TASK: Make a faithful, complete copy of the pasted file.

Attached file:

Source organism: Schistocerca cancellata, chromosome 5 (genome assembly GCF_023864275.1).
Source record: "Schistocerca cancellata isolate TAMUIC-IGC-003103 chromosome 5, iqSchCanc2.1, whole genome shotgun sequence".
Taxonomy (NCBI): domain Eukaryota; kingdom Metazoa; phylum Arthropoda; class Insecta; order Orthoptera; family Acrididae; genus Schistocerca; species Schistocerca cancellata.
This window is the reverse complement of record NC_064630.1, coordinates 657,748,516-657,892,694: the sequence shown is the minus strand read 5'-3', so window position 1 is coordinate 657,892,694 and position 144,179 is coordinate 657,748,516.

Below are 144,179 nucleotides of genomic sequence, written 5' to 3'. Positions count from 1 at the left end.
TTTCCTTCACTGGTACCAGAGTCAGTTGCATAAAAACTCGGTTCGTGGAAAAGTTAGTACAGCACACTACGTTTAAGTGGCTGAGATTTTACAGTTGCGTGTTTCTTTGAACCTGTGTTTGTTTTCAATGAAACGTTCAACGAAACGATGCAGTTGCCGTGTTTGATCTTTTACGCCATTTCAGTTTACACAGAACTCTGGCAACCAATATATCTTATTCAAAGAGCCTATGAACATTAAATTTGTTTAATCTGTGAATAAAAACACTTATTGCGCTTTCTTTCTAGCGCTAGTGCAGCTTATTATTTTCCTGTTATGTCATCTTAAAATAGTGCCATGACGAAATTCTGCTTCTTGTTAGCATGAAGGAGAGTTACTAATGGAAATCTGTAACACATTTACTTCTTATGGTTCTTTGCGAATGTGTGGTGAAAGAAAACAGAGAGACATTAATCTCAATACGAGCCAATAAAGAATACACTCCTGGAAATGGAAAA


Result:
Source organism: Schistocerca cancellata, chromosome 5 (genome assembly GCF_023864275.1).
Source record: "Schistocerca cancellata isolate TAMUIC-IGC-003103 chromosome 5, iqSchCanc2.1, whole genome shotgun sequence".
Taxonomy (NCBI): domain Eukaryota; kingdom Metazoa; phylum Arthropoda; class Insecta; order Orthoptera; family Acrididae; genus Schistocerca; species Schistocerca cancellata.
This window is the reverse complement of record NC_064630.1, coordinates 657,748,516-657,892,694: the sequence shown is the minus strand read 5'-3', so window position 1 is coordinate 657,892,694 and position 144,179 is coordinate 657,748,516.

Below are 144,179 nucleotides of genomic sequence, written 5' to 3'. Positions count from 1 at the left end.
TTTCCTTCACTGGTACCAGAGTCAGTTGCATAAAAACTCGGTTCGTGGAAAAGTTAGTACAGCACACTACGTTTAAGTGGCTGAGATTTTACAGTTGCGTGTTTCTTTGAACCTGTGTTTGTTTTCAATGAAACGTTCAACGAAACGATGCAGTTGCCGTGTTTGATCTTTTACGCCATTTCAGTTTACACAGAACTCTGGCAACCAATATATCTTATTCAAAGAGCCTATGAACATTAAATTTGTTTAATCTGTGAATAAAAACACTTATTGCGCTTTCTTTCTAGCGCTAGTGCAGCTTATTATTTTCCTGTTATGTCATCTTAAAATAGTGCCATGACGAAATTCTGCTTCTTGTTAGCATGAAGGAGAGTTACTAATGGAAATCTGTAACACATTTACTTCTTATGGTTCTTTGCGAATGTGTGGTGAAAGAAAACAGAGAGACATTAATCTCAATACGAGCCAATAAAGAATACACTCCTGGAAATGGAAAA